As with most episodes, the other character to feature some development this week is Norma Bates.  At the risk of being repetitive, it is once again worth mentioning that Vera Farmiga does an amazing job of playing this character.  There are times when Norma is a very strong-willed character who is willing to do what she must, but there are moments where, at the drop of a hat, Norma becomes an innocent, frightened little girl who does not know how to live in the world around her.  More of the latter is seen this week when Norma begins to investigate her son's love life.  Like most mothers with a teenage son, Norma is curious about the type of girls her son is interested in.  Although this time, things are a bit different: Norma Bates is not your average mother.  Once again we see Norma taking the role of not motherly figure, but of jealous ex-girlfriend.  An awkward scene takes place in this episode where Norma imagines Norman having sex with Bradley. As the scene cuts back to Norma, we see a look on her face that shows a twinge of jealousy that Bradley is able to please her son in a way that she would (hopefully) never be able to do.  This is such a strange development that is the exact opposite of Oedipal.  It makes for a very uncomfortable scene for the viewer (especially if, like this reviewer, you are watching with your parents), but brilliantly shows the closeness between these two characters.

This episode easily features the most development of the relationship between Norman and Norma since the pilot.  It is only natural that this relationship will be the one that is explored the most as it is the crux of Norman becoming the Hitchcock character we all love.  Once again it cannot be stressed enough how wonderfully both of these parts are played by their actors.  Highmore and Farmiga have excellent chemistry that borders the line of mother-son and boyfriend-girlfriend.  There is almost a pervading sense that, eventually, we will see these two take their relationship to the next level (although such a thing may be very brief).  The major development of this relationship takes place when Norma attempts to have a sex talk with Norman at the dinner table.   Norman becomes understandably frustrated that his mother is entirely too consumed with his love life.  Of course Norman was going to react in that way, he's a teenage boy for crying out loud!  As the old adage goes, however, "mother knows best," and we see that Norma was indeed right about Bradley's feelings for Norman.  Norma being right makes for an change in Norman that comes coupled with a sudden loss in Norman's life.  While it is unclear if Norman is completely back to being the adoring son we saw in the pilot, great strides are made in this episode to refurbish that relationship.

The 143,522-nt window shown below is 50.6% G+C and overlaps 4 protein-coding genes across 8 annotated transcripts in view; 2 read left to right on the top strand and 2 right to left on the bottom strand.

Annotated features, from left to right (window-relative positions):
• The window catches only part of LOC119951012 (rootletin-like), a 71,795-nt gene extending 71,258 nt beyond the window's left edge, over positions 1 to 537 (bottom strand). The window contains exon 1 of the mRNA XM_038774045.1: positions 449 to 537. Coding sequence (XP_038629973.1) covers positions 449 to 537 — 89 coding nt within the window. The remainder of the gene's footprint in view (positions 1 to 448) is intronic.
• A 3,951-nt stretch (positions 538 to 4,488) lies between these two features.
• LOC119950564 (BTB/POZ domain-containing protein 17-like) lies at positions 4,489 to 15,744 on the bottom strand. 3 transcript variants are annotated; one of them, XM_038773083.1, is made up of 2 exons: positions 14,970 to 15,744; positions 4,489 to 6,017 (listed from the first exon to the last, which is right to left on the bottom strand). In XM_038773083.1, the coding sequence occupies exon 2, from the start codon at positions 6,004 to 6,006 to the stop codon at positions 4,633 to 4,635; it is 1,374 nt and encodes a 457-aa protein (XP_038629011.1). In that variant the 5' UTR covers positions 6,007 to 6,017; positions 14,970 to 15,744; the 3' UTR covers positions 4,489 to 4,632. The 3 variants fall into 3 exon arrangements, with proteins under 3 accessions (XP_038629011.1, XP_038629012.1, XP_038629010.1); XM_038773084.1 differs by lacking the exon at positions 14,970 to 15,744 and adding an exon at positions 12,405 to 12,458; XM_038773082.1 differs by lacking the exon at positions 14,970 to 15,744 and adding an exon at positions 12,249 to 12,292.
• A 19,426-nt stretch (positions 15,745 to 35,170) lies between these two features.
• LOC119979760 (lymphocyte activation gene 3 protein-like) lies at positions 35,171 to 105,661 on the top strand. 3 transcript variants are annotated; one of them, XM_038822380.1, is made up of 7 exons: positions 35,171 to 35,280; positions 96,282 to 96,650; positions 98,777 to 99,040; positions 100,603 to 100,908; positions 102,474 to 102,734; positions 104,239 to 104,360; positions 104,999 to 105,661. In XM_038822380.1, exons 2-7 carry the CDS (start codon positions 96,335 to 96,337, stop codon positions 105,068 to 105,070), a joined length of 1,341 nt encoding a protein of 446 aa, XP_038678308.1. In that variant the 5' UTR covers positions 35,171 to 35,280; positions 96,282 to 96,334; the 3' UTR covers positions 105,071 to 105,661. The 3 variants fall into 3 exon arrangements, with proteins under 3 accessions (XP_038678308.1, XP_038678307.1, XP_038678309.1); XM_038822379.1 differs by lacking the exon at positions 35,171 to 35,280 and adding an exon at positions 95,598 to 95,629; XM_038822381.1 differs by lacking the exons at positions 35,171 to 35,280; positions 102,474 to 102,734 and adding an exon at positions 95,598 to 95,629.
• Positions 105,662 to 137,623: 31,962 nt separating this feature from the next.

The only real plot development in this episode is the titular use of a strange man staying in Room 9 of the Bates Motel.  It seems pretty expected that a lodging as creepy as the Bates Motel would begin its venture as a business with an equally creepy guest.  Sadly, the character comes off as little more than an archetype we have all seen before in this episode.  Creepy guy shows up, creeps everyone out, and refuses to tell anything about himself aside from his occupation in "sales."  While it is unclear how this character will be utilized in future episodes, it seems he may be a way to further the Asian sex slave arc which was almost cast aside after last week's episode.  Next week's episode appears to have more development for this character, so it is okay that he did not receive too much this week; there are more important matters to discuss.  Hopefully the future development of this character is much less expected than his mysterious appearance.

As this episode is so heavy on character development, it makes the writing incredibly important.  Despite the acting on this show being absolutely stellar each week, the writing has often floundered throughout the season.  Show producer Kerry Ehrin writes this week's episode (the second episode she has written on her own) and, fortunately, she does an excellent job.  Great actors are made even better by great writing, and Ehrin really brings her A-game this week.  There are a few things in this episode that are a bit under-developed and cliche, but overall Ehrin does an excellent job.

Overall this is a great episode of Bates Motel that is on par with both the previous week and the pilot.  It is a bit refreshing to see a show that is unwilling to draw out plot threads for an entire season when they can easily be wrapped up in just a few episodes (looking at you, Walking Dead).  This episode serves as a reminder that, more than story, the most interesting aspect of this show is the characters.  While there does need to be a bit more story development to keep the rest of the season from falling flat, it is very nice to see the show take a step back every now and then to focus on these great characters.  If only the mysterious man in Number 9 had not been so cliche this episode would have easily gotten an A+.